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Interview with Dr. Roze Phillips, Managing Director, Accenture Consulting


Q: What trends do you see shaping the workforce in Southern Africa?

A: Very soon, organisations’ competitive success will hinge on a highly unlikely suspect: workers who aren’t employees at all. There are a growing number of people who temporarily lend companies their skills and knowledge in an ever-expanding network of freelancers, consultants, outsourcing partners, vendors and other types of non-traditional talent. Many of these individuals are jobless, but not workless. Others have jobs in one organisation but perform work for another, existing in a complex and intricate web of cross-organisational relationships that form a new “supply chain” of talent.

They help organisations supplement their existing core set of employees with a highly mobile, dynamic workforce to meet the challenges of a complex and turbulent business environment. Digital tools will pave the way to making this ‘liquid’ way of engaging more and more the norm vs the exception. Many people will become their own ‘digital talent brokers’ and employment will be ‘shared’.

Q: What impact is globalisation having on operational models. and how has this impacted workforce transition and management?

A: Globalisation is driving companies to push talent management beyond the confines of the business and make room for the new extended workforce: a global network of outside contractors, outsourcing partners, vendors, strategic partners and other non-traditional workers. By maximising the potential of both an extended workforce as well as permanent employees, companies can gain critical advantages such as agility and access to valuable talent that are able to do the job at the same standard as local talent but at half the cost.

Q: Is automation really a threat and where do you see it impacting the workforce most?

A: First, machines took the dirty and the dangerous away through mechanisation. Next, they took the dull and mundane away through automation. Today machines are taking decisions away. Their progress into industry and our lives is unavoidable. I believe machines will catalyse a change that is far more dramatic: they will allow us to become more human.

Intelligent automation is going to reinvent what is possible and business leaders will embrace that change. Machines don’t need sleep, they don’t need a bathroom or a smoke break, and they have no need for union memberships – rewards and recognition are not concepts that drive their productivity.

As intelligent machines release us from repetitive rules-based tasks, an evolution for humanity as potent as the first industrial revolution dished up may be in the making. What comes next will be a product of the new tools and skills the workforce acquire – an as yet unimagined opportunity for growth and innovation. It is time to embrace the machines, sharpen the human edge and chart a course of discovery to the next stage of evolution – one in which we unleash our human ingenuity.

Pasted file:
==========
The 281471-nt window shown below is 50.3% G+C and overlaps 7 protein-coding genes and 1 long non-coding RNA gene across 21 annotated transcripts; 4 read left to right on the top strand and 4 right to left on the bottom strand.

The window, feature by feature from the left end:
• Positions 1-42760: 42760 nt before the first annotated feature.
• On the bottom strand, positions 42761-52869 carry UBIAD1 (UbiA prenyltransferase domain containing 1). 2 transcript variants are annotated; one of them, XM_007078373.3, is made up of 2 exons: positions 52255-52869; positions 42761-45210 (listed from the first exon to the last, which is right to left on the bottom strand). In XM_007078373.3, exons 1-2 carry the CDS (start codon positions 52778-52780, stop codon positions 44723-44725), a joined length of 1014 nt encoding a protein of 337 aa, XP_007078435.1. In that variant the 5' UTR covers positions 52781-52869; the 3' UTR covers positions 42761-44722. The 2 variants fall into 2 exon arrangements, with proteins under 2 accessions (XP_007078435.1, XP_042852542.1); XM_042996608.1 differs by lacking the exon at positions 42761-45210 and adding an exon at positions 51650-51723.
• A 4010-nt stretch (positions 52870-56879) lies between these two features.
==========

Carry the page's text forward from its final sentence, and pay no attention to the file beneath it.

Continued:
With many roles already changed, retail sales staff will advance from ringing up sales to using social, interpersonal and other Emotional Quotient (EQ) skills to engage customers and close sales, a miner or warehouse worker or a navy captain may become a highly skilled technical white collar worker that directs self-driving autonomous machines from a control tower, managers will orchestrate and optimise automated coordination and planning functions rather than create them.

Q: How should and will HR be expected to rise to the occasion in redesigning organisations to build future focused organisations?

A: Right now, core characteristics of the labour market are changing and driven in large part by technology. Digital technology has fundamentally changed every aspect of the business: strategies, processes, job functions, and business models. The workforce needs not only to adapt to meet evolving demands, but also to develop the skillsets to achieve their new goals.

Conventional wisdom suggests that employees are a barrier to digital progress, yet Accenture research shows the opposite is true. Compared with the business leaders, employees indicate that they are not only aware that digital will improve their work experiences and job prospects, but also they are proactively seeking out the skills they need to suit the demands of a digital business. Employees are upbeat about the anticipated advancements from digital technologies and the young, better educated and those with higher level occupations are more positively disposed to digital technologies in the workplace. Organisations needs to:

  • Align their workforce and HR strategy with the business. They should coordinate their workforce approach with the overall digital business strategy to influence areas such as workforce planning.
  • Start experimenting with more flexible and agile ways of working using proven digital technologies and tools. Engage the workforce to reinvent business processes and capabilities with big data analytics, the Internet of Things, social collaboration tools and 3D/virtual reality interfaces.
  • Define the digital skill gap within the workforce. Create a digital skills catalog by defining required skills and required level of competency by job.
  • Develop required digital competencies within the workforce. Use ubiquitous training and new ways to learn via social learning platforms and other online forums.
  • Foster leadership behaviors that fuel a digital culture. Set clear direction, engage with the workforce using collaboration technologies, actively encourage feedback and innovative.


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